And you no longer have to go there to buy some. Importer José Pastor, who specializes in Spanish wines in the natural and traditionalist camps, has added to his portfolio a set of wines from the Adega Regional de Colares, a cooperative representing several dozen growers. (There are almost none left making and bottling their own wine.) The cooperative’s Colares is sold under the label Arenæ and bottled in 500-milliliter format (hey, this stuff is precious); there is actually both a red and a white version, the red from ramisco grapes and the white from malvasia. The current release, the 2004 vintage, retails for $40 at Chambers Street Wines in New York and K&L Wines in California. There is also a cheaper bottling ($15/750ml) with the designation Chão Rijo (“hard soil”) from lesser inland plots in the region without the sandy topsoil and with considerably higher yields.
Chão Rijo does not have the intrigue of true Colares. The Adega’s bottling has some of the carbonic spritz one finds in a lot of natural wines these days which don’t aspire to be much more than everyday quaffers, but the fruit profile is a little too rich and warm to achieve that sort of easy drinkability. The carbonic spritz presents another obstacle because wines made in this fashion tend to require a long decant—sometimes even overnight—to compose themselves, which is more fussing and forethought than anyone wants to invest in a $15 quaffer. Yet when I did manage to come back to the leftovers of the Chão Rijo a few days later, the fruit had mellowed and revealed an interesting earthy quality, so there is indeed more to the wine than you can get from the pop of the cork. Maybe this is the kind of wine where a short rest in the cellar of a few months to a year can eliminate a lot of its awkwardness.
There is nothing awkward about the Colares Arenæ, which has the grace of a ballerina from the first sip to the last. One of the features that growers have consistently observed about vines growing on their own roots is that they manage to ripen grapes somewhere between a half a degree to a full degree lower in potential alcohol than grafted vines. That may not seem like a huge difference, but balance is an inherently precarious thing. A wine at 13.5 degrees alcohol has 8% more alcohol than one at 12.5 degrees; how many things can tolerate an 8% margin of error on a major structural element? Or to put it in aesthetic terms, a little difference becomes a big difference when it’s the difference between just right and not-quite right, which in wine often means the difference between effortless grace and something clumsy or clunky.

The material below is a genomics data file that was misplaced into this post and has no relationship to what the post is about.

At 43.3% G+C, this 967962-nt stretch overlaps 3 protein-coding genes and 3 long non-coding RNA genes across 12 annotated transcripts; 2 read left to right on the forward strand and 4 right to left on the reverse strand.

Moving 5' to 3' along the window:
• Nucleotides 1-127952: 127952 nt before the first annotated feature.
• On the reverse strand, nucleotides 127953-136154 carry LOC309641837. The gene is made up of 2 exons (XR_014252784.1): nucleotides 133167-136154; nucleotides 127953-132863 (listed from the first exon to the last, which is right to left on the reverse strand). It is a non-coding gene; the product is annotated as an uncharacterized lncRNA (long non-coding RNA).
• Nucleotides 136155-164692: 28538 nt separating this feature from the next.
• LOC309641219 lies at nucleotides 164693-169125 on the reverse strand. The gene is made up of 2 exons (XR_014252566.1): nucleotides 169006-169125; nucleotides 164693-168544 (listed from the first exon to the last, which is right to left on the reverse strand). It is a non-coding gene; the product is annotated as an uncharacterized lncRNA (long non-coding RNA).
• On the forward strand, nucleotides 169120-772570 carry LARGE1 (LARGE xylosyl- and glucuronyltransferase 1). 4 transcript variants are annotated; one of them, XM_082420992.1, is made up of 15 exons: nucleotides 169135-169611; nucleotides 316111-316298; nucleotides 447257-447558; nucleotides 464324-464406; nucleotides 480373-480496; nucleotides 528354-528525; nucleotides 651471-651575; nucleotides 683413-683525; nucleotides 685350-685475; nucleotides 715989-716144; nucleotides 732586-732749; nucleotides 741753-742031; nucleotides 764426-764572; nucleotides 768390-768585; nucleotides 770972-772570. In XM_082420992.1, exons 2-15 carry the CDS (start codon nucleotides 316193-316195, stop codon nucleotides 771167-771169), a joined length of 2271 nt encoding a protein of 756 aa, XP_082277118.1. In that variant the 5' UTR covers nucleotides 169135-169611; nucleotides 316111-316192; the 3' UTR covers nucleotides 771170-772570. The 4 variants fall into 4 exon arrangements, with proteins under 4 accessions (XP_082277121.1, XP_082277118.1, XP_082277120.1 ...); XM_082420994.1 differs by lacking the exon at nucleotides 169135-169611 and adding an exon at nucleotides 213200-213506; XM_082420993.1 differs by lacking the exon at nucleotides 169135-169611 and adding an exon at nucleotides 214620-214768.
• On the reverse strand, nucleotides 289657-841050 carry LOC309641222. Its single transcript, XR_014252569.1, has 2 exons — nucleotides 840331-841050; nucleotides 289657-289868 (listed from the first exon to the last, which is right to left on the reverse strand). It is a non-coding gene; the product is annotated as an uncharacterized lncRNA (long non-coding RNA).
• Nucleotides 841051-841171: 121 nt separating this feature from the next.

By reputation, Colares is tannic and foreboding in its youth, but that’s not the case with the Arenæ, at least not in 2004. With its feminine figure and satiny touch, there’s nothing getting in the way of enjoying it today, and plenty going on in the wine to hold one’s interest from the first sip to the last. Its fruit profile is an immediate contrast to the primary, sunny style of the Chão Rijo; the Arenæ is far more restrained, red-fruited, and just-plain wine-like, in the style of an old-fashioned claret. It’s augmented at first with the enticing, succulent aromas of hanging game and then develops a vivid smokiness as if you had just walked into a cigar shop.
That smokiness seems to be a characteristic of aged Colares, too. I found some 1955 for sale from Antonio Bernardino Paulo da Silva, who also happened to be the producer of the only other Colares I’d ever managed to try until Arenæ hit the market—a 1995, which certainly fit the reputation for being tannic and in need of long aging. The ’55 had certainly achieved that. At first it had me worried that it might have aged a little too long for its own good, because while it was still in fine condition it wasn’t showing all that much personality. But with an hour in the decanter it developed a more distinct character, with scents of smoke and herbal greenery. It also began to reveal what I can only describe as inner strength—remaining light on its feet but somehow becoming both more insistent and more defined. It’s labeled at 11% alcohol, making it a relic in more ways than one.
For further reading:
- Randall Grahm’s speech at the Terroir International 2000 symposium (scroll down).
- Everything you ever wanted to know about cation-exchange capacity but were afraid to ask.
- Interviews with Francisco Figueiredo of the Adega Regionale de Colares at the Reign of Terroir and Slotovino blogs.
- The last five bottles of Antonio Bernardino Paulo da Silva 1955 Colares Chitas Tinto Reserva at WineBid.com.